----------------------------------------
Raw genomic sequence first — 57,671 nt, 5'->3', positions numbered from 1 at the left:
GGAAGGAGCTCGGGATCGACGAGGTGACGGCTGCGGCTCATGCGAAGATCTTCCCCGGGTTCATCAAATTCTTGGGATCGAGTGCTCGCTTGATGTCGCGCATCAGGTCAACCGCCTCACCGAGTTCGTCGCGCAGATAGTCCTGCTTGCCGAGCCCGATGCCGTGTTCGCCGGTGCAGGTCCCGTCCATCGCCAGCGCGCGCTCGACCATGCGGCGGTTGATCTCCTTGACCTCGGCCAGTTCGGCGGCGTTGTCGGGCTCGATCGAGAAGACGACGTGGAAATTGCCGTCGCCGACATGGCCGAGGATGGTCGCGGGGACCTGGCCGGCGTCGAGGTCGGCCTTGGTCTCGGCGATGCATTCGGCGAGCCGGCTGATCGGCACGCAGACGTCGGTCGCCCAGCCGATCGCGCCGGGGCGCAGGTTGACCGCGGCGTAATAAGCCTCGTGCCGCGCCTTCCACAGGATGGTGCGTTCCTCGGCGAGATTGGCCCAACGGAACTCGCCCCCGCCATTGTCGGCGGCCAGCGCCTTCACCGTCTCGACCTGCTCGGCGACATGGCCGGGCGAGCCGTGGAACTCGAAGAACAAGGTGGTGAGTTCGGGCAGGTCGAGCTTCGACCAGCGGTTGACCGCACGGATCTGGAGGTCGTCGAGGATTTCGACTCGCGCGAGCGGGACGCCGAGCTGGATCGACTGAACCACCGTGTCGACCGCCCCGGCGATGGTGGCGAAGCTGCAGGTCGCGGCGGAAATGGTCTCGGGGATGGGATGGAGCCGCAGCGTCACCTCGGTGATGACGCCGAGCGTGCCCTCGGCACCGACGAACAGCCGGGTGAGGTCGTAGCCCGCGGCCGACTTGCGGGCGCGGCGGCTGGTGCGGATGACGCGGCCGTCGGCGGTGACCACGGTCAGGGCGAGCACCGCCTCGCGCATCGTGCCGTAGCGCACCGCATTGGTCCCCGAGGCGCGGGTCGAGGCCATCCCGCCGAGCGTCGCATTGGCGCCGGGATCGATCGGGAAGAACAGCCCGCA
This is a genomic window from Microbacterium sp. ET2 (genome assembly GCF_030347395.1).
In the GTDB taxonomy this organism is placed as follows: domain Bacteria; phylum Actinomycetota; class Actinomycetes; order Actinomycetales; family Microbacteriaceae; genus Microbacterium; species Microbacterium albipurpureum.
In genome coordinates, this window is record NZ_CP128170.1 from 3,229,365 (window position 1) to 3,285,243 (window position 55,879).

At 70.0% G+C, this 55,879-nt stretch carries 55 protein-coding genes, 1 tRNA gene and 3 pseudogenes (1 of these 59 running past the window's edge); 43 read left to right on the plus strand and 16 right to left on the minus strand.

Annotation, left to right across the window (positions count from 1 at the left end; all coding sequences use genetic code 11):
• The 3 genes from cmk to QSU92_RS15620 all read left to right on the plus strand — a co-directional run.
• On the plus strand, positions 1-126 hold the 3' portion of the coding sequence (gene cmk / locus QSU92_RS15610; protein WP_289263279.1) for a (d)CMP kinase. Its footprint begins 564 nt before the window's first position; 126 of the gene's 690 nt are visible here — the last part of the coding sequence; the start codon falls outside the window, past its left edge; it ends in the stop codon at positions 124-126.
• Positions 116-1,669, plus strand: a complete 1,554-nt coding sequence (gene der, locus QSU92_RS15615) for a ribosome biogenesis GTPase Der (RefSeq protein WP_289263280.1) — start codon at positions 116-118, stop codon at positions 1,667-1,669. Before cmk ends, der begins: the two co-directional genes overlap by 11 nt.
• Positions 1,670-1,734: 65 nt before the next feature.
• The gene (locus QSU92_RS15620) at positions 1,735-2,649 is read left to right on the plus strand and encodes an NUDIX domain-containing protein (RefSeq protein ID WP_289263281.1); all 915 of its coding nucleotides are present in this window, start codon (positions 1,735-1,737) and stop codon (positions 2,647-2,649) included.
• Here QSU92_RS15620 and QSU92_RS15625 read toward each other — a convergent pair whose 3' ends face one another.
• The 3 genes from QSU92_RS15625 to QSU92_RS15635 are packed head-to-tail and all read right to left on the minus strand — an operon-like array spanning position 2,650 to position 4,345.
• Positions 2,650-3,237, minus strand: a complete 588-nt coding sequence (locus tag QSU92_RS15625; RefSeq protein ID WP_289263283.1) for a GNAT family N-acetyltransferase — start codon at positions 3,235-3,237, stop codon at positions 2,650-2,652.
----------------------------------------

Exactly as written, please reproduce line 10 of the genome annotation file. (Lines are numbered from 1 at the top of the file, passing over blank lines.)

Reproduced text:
• Positions 116-1,669, plus strand: a complete 1,554-nt coding sequence (gene der, locus QSU92_RS15615) for a ribosome biogenesis GTPase Der (RefSeq protein WP_289263280.1) — start codon at positions 116-118, stop codon at positions 1,667-1,669. Before cmk ends, der begins: the two co-directional genes overlap by 11 nt.